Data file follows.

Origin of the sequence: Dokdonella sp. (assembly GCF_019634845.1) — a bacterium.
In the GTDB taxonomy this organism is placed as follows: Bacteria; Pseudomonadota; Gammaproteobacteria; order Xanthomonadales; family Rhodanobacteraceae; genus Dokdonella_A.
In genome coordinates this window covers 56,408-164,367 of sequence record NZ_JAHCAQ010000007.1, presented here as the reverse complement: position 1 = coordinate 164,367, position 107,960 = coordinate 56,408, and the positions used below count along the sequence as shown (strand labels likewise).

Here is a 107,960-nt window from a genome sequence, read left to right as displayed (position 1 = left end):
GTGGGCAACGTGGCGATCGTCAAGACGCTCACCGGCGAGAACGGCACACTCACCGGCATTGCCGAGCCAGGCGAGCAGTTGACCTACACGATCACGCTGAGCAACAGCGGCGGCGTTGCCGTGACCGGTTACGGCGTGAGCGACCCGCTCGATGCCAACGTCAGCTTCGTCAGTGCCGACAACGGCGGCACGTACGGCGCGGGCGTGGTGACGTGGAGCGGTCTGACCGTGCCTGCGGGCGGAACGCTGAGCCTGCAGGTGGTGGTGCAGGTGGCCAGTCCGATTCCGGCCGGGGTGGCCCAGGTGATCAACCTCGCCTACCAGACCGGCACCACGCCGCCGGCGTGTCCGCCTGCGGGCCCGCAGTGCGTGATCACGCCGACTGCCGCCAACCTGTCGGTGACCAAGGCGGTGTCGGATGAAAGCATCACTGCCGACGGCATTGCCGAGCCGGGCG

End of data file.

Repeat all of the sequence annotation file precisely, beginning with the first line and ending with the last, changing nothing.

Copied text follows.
Origin of the sequence: Dokdonella sp. (assembly GCF_019634845.1) — a bacterium.
In the GTDB taxonomy this organism is placed as follows: Bacteria; Pseudomonadota; Gammaproteobacteria; order Xanthomonadales; family Rhodanobacteraceae; genus Dokdonella_A.
In genome coordinates this window covers 56,408-164,367 of sequence record NZ_JAHCAQ010000007.1, presented here as the reverse complement: position 1 = coordinate 164,367, position 107,960 = coordinate 56,408, and the positions used below count along the sequence as shown (strand labels likewise).

Here is a 107,960-nt window from a genome sequence, read left to right as displayed (position 1 = left end):
GTGGGCAACGTGGCGATCGTCAAGACGCTCACCGGCGAGAACGGCACACTCACCGGCATTGCCGAGCCAGGCGAGCAGTTGACCTACACGATCACGCTGAGCAACAGCGGCGGCGTTGCCGTGACCGGTTACGGCGTGAGCGACCCGCTCGATGCCAACGTCAGCTTCGTCAGTGCCGACAACGGCGGCACGTACGGCGCGGGCGTGGTGACGTGGAGCGGTCTGACCGTGCCTGCGGGCGGAACGCTGAGCCTGCAGGTGGTGGTGCAGGTGGCCAGTCCGATTCCGGCCGGGGTGGCCCAGGTGATCAACCTCGCCTACCAGACCGGCACCACGCCGCCGGCGTGTCCGCCTGCGGGCCCGCAGTGCGTGATCACGCCGACTGCCGCCAACCTGTCGGTGACCAAGGCGGTGTCGGATGAAAGCATCACTGCCGACGGCATTGCCGAGCCGGGCG